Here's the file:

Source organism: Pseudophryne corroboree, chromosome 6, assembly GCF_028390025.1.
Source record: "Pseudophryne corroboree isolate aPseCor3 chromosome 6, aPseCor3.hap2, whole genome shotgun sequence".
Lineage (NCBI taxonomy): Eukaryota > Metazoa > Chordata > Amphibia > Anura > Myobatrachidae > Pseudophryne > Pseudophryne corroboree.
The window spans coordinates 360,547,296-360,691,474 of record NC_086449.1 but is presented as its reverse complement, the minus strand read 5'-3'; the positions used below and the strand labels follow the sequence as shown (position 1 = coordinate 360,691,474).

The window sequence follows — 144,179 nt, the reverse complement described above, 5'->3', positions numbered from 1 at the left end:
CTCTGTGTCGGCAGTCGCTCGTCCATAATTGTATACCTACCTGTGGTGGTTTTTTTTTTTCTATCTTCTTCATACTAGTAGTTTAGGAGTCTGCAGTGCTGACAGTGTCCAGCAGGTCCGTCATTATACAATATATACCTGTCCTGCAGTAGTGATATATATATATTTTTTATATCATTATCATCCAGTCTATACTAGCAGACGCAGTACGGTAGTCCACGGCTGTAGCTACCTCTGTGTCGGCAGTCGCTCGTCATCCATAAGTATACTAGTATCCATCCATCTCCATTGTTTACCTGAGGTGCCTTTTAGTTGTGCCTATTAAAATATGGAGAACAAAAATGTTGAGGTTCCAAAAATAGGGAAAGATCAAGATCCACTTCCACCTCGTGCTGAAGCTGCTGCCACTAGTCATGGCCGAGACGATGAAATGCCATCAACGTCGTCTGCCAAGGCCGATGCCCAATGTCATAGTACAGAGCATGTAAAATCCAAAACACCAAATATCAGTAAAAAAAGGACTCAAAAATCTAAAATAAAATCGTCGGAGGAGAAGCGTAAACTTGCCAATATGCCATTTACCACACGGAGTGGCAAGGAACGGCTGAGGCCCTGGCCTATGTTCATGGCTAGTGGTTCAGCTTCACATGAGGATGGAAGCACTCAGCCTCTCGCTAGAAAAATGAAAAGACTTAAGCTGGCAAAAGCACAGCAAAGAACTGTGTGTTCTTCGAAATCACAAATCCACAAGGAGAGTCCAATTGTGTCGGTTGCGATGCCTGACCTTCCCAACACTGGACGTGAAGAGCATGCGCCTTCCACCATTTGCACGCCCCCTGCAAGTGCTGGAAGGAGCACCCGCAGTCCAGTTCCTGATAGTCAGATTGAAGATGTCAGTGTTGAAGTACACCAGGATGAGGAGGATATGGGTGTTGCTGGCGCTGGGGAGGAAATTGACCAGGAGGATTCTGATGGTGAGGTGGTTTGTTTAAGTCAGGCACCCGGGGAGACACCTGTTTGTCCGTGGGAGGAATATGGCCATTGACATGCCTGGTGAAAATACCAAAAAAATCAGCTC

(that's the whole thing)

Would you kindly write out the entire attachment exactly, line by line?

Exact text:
Source organism: Pseudophryne corroboree, chromosome 6, assembly GCF_028390025.1.
Source record: "Pseudophryne corroboree isolate aPseCor3 chromosome 6, aPseCor3.hap2, whole genome shotgun sequence".
Lineage (NCBI taxonomy): Eukaryota > Metazoa > Chordata > Amphibia > Anura > Myobatrachidae > Pseudophryne > Pseudophryne corroboree.
The window spans coordinates 360,547,296-360,691,474 of record NC_086449.1 but is presented as its reverse complement, the minus strand read 5'-3'; the positions used below and the strand labels follow the sequence as shown (position 1 = coordinate 360,691,474).

The window sequence follows — 144,179 nt, the reverse complement described above, 5'->3', positions numbered from 1 at the left end:
CTCTGTGTCGGCAGTCGCTCGTCCATAATTGTATACCTACCTGTGGTGGTTTTTTTTTTTCTATCTTCTTCATACTAGTAGTTTAGGAGTCTGCAGTGCTGACAGTGTCCAGCAGGTCCGTCATTATACAATATATACCTGTCCTGCAGTAGTGATATATATATATTTTTTATATCATTATCATCCAGTCTATACTAGCAGACGCAGTACGGTAGTCCACGGCTGTAGCTACCTCTGTGTCGGCAGTCGCTCGTCATCCATAAGTATACTAGTATCCATCCATCTCCATTGTTTACCTGAGGTGCCTTTTAGTTGTGCCTATTAAAATATGGAGAACAAAAATGTTGAGGTTCCAAAAATAGGGAAAGATCAAGATCCACTTCCACCTCGTGCTGAAGCTGCTGCCACTAGTCATGGCCGAGACGATGAAATGCCATCAACGTCGTCTGCCAAGGCCGATGCCCAATGTCATAGTACAGAGCATGTAAAATCCAAAACACCAAATATCAGTAAAAAAAGGACTCAAAAATCTAAAATAAAATCGTCGGAGGAGAAGCGTAAACTTGCCAATATGCCATTTACCACACGGAGTGGCAAGGAACGGCTGAGGCCCTGGCCTATGTTCATGGCTAGTGGTTCAGCTTCACATGAGGATGGAAGCACTCAGCCTCTCGCTAGAAAAATGAAAAGACTTAAGCTGGCAAAAGCACAGCAAAGAACTGTGTGTTCTTCGAAATCACAAATCCACAAGGAGAGTCCAATTGTGTCGGTTGCGATGCCTGACCTTCCCAACACTGGACGTGAAGAGCATGCGCCTTCCACCATTTGCACGCCCCCTGCAAGTGCTGGAAGGAGCACCCGCAGTCCAGTTCCTGATAGTCAGATTGAAGATGTCAGTGTTGAAGTACACCAGGATGAGGAGGATATGGGTGTTGCTGGCGCTGGGGAGGAAATTGACCAGGAGGATTCTGATGGTGAGGTGGTTTGTTTAAGTCAGGCACCCGGGGAGACACCTGTTTGTCCGTGGGAGGAATATGGCCATTGACATGCCTGGTGAAAATACCAAAAAAATCAGCTC